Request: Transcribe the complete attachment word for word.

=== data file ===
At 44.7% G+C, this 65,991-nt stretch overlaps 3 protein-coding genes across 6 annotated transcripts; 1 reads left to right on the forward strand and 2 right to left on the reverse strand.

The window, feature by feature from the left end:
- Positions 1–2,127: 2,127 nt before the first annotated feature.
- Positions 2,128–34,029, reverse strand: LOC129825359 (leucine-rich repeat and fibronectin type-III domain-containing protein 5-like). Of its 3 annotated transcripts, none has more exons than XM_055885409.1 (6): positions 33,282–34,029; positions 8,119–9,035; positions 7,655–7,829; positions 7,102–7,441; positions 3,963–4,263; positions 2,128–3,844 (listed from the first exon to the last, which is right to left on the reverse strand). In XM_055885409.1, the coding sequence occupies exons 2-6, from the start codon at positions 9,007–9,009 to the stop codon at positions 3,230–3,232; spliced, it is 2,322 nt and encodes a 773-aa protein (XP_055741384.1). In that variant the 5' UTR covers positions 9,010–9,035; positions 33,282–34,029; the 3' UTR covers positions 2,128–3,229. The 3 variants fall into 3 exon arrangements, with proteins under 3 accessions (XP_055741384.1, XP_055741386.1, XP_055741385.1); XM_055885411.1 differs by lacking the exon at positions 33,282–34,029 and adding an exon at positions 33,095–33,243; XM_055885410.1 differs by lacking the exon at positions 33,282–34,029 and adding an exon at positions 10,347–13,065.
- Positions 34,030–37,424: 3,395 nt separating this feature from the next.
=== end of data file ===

At 44.7% G+C, this 65,991-nt stretch overlaps 3 protein-coding genes across 6 annotated transcripts; 1 reads left to right on the forward strand and 2 right to left on the reverse strand.

The window, feature by feature from the left end:
- Positions 1–2,127: 2,127 nt before the first annotated feature.
- Positions 2,128–34,029, reverse strand: LOC129825359 (leucine-rich repeat and fibronectin type-III domain-containing protein 5-like). Of its 3 annotated transcripts, none has more exons than XM_055885409.1 (6): positions 33,282–34,029; positions 8,119–9,035; positions 7,655–7,829; positions 7,102–7,441; positions 3,963–4,263; positions 2,128–3,844 (listed from the first exon to the last, which is right to left on the reverse strand). In XM_055885409.1, the coding sequence occupies exons 2-6, from the start codon at positions 9,007–9,009 to the stop codon at positions 3,230–3,232; spliced, it is 2,322 nt and encodes a 773-aa protein (XP_055741384.1). In that variant the 5' UTR covers positions 9,010–9,035; positions 33,282–34,029; the 3' UTR covers positions 2,128–3,229. The 3 variants fall into 3 exon arrangements, with proteins under 3 accessions (XP_055741384.1, XP_055741386.1, XP_055741385.1); XM_055885411.1 differs by lacking the exon at positions 33,282–34,029 and adding an exon at positions 33,095–33,243; XM_055885410.1 differs by lacking the exon at positions 33,282–34,029 and adding an exon at positions 10,347–13,065.
- Positions 34,030–37,424: 3,395 nt separating this feature from the next.